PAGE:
Astronomers have found that a massive filament of gas in the early universe actually seems to be a humongous, galaxy-forming disk.

Galaxy formation is a complicated affair. It can involve big smashups and nonchalant snacking, but as I explain in my feature article in S&T’s September issue, that’s only a slice of the story. One way that galaxies grow — and possibly the predominant way in the early universe — is from cold gas funneled like a pipeline into wells of dark matter.

cold-gas accretion simulation
This snapshot from a computer simulation shows a protogalaxy (central disk) growing by accreting cold gas from cosmic filaments (blue streams) in the early universe. Over time, hot gas (red) chokes off the filamentary inflow. The protogalaxy shown here is only one-fifth as wide as the disk recently discovered in the early universe, but the overall properties (given the scaling up) are similar.
Oscar Agertz

These dark matter wells are dense filaments in the weblike cosmic structure, along which galaxies form. Computer simulations suggest that cold-gas accretion was a big deal in the universe’s first couple billion years. After that, the halo of gas around a forming galaxy generally grew so hot that it choked off the pipeline (although not necessarily entirely). But observing cold-gas accretion in action is tough, because the gas is fairly diffuse and faint.

Last year, astronomers detected a large, bright filament of gas called UM 287 shining at us from about 11 billion years ago. It’s bathed in the glow — well, vicious radiation — of a nearby quasar, whose supermassive black hole spawns an ultraviolet beam that illuminates the filament and makes it fluoresce. At the time, the team estimated that the cosmic filament was about 10 times more massive than expected, given simulation results.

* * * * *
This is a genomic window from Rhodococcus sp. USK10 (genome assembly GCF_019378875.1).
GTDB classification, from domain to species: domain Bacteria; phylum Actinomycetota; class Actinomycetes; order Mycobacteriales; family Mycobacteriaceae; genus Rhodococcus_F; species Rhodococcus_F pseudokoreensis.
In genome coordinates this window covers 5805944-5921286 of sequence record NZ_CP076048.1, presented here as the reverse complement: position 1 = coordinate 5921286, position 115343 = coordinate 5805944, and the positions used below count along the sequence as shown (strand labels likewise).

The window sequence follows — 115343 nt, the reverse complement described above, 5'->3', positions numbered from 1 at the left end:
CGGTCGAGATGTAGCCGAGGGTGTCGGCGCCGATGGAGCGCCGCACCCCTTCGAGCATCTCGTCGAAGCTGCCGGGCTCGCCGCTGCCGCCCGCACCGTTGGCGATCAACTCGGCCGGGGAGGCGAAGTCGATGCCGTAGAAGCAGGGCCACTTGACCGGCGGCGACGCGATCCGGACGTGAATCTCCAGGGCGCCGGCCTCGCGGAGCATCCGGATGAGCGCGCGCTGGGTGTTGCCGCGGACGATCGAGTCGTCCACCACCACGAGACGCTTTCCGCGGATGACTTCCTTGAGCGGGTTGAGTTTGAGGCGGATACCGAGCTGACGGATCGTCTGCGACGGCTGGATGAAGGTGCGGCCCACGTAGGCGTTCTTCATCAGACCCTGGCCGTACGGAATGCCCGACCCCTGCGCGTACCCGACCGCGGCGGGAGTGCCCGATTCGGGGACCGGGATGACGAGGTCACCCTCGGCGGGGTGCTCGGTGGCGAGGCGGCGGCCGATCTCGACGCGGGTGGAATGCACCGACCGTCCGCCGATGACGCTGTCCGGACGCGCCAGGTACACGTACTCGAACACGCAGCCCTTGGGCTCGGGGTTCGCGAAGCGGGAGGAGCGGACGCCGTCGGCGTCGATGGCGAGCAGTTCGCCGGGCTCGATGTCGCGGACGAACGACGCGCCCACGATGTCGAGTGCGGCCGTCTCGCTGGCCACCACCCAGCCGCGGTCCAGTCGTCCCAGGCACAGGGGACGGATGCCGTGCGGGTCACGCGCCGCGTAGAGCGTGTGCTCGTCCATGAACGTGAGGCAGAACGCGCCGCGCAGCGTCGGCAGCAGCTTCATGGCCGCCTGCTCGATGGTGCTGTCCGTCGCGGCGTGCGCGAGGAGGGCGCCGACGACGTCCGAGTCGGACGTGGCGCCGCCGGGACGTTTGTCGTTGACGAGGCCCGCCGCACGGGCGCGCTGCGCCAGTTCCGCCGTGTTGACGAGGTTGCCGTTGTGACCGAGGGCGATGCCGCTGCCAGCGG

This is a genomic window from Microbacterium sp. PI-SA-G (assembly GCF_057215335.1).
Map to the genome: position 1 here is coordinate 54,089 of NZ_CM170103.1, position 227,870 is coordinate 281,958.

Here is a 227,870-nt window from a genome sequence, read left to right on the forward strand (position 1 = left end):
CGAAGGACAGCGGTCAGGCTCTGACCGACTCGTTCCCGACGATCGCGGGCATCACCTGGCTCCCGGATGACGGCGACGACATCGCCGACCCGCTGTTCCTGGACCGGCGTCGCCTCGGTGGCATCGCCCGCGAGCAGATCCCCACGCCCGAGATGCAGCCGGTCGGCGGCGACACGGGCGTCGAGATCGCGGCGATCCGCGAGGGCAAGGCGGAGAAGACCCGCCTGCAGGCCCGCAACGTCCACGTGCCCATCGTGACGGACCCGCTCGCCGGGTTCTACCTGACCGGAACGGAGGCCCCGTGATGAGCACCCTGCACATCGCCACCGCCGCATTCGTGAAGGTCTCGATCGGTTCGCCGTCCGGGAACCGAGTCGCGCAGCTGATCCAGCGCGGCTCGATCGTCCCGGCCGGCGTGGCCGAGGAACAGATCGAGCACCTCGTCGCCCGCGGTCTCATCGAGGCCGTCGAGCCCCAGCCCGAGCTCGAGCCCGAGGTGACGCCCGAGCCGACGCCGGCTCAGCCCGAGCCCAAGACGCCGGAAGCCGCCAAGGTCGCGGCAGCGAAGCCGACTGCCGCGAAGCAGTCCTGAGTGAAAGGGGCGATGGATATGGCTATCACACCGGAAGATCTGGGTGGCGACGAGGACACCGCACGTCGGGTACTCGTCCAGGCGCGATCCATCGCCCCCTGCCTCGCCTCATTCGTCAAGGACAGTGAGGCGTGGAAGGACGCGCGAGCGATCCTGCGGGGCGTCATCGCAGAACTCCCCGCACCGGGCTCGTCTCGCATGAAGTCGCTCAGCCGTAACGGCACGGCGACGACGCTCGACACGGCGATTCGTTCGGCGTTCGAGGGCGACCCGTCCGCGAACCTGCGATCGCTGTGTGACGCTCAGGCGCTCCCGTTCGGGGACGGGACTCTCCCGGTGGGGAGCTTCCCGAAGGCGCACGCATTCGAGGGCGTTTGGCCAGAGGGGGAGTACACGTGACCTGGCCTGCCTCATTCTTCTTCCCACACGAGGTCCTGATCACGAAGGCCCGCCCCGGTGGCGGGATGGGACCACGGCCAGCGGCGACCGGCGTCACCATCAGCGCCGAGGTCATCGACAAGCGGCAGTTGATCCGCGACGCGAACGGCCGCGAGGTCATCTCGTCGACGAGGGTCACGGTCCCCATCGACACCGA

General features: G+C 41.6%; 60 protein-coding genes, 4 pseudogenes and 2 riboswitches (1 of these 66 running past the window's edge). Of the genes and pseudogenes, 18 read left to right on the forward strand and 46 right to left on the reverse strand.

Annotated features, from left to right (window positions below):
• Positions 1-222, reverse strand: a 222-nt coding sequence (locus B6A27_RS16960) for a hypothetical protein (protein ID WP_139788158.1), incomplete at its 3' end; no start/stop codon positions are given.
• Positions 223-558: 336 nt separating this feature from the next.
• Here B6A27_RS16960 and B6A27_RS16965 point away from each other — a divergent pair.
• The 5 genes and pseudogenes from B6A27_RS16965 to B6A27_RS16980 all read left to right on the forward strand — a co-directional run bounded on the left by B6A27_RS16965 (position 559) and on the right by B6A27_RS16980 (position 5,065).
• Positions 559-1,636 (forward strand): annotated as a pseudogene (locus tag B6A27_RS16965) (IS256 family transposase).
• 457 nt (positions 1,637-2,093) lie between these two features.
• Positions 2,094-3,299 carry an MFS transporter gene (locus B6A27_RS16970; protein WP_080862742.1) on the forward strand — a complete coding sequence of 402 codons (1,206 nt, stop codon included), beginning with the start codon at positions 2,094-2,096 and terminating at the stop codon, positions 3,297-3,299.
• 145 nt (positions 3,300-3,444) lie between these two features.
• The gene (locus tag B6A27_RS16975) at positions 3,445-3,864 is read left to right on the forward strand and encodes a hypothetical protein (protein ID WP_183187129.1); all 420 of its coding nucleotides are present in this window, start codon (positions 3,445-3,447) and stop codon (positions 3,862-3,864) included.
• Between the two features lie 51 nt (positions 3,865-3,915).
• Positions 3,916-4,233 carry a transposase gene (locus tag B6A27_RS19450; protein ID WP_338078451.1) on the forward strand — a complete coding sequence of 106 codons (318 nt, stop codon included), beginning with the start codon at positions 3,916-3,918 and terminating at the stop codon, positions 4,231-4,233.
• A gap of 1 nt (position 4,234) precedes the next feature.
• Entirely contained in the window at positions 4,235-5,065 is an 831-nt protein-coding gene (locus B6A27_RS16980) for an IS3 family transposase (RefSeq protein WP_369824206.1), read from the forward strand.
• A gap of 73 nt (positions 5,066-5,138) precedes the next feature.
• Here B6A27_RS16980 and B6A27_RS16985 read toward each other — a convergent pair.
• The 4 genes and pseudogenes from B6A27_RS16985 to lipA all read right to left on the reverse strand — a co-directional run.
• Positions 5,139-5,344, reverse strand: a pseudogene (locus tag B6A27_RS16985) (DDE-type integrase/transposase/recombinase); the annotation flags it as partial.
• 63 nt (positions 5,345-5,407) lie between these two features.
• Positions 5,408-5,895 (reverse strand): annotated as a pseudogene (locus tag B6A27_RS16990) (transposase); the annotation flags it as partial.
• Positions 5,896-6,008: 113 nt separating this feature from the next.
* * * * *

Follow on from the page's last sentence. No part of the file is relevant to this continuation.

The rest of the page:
But it turns out the filament isn’t too massive, and for an interesting reason.

Christopher Martin (Caltech) and colleagues took a second look with the Palomar Cosmic Web Imager, a high-tech spectrograph they built and installed on the 5-meter (200-inch) Hale Telescope on Palomar Mountain in California. The spectrograph homed in on a particular wavelength called Lyman-alpha, which comes from cold neutral hydrogen that’s been irradiated by ultraviolet light. Shifts in the Lyman-alpha line toward redder or bluer wavelengths indicate the gas is moving along our line of sight. By analyzing the filament’s spectra, the team discovered that one part of the filament is moving toward us, while another section is moving away from us. In other words, the filament isn’t merely a filament: it’s a fuel line feeding a gigantic disk.

Big Disk in the Early Universe

The disk is huge: it’s about 400,000 light-years across, or three to four times the size of the Milky Way’s spiral disk. The rotational velocity suggests it’s sitting in a halo of 10 trillion solar masses’ worth of dark matter, 10 times larger than the halo our galaxy inhabits, the team reports August 5th in Nature. There’s even a hint of star formation in its center, but the team isn’t sure of that yet.

“Overall, it’s hard to say with certainty that they’re definitely seeing a cold-flow disk — as opposed to some other phenomenon that just happens to look like a cold-flow disk,” says Kyle Stewart (California Baptist University), whose team has simulated the growth of these objects. “But when you look at all the observable properties of cold-flow disks from the simulations to determine what they should look like in the real universe, in my opinion, it’s amazingly similar to what these authors have just observed.”

One notable parallel is the disk’s high rotation speed: about 500 km/s (1 million mph), twice that of the Milky Way’s disk. That supports the idea that the disk is forming from cold gas channeled in via the filament it's grafted onto, and not from hot gas falling in from all sides.

You can think of the difference like two ways of filling a tub with water. The dark matter well is like a colossal, circular tub. The tub is spinning slowly, because the dark matter’s angular momentum was conserved as gravity collapsed it into a big clump. If infalling gas were hot and flowing in from all sides, the gas would spin slowly with the dark matter, like water gently flowing into a big rotating bowl. But if you shoot the water into the tub from a hose, it’ll whisk around the tub’s sides much faster than the tub itself is spinning. Theorists think the cold flow shoots in with a lot more spin to it because the cold stream is concentrated, and thus more susceptible to the dark matter’s tidal forces, Martin explains.

Since it’s so massive so early in the universe, the disk likely grew into an elliptical, Martin suggests. Depending on what coalesced around it, maybe today it’s even sitting at the center of a big galaxy cluster.


Reference: D. C. Martin et al. “A giant protogalactic disk linked to the cosmic web.” Nature. Online August 5, 2015.

Want to know more about how galaxies grow? Pick up a copy of Sky & Telescope's September 2015 issue and read our in-depth feature.


You must be logged in to post a comment.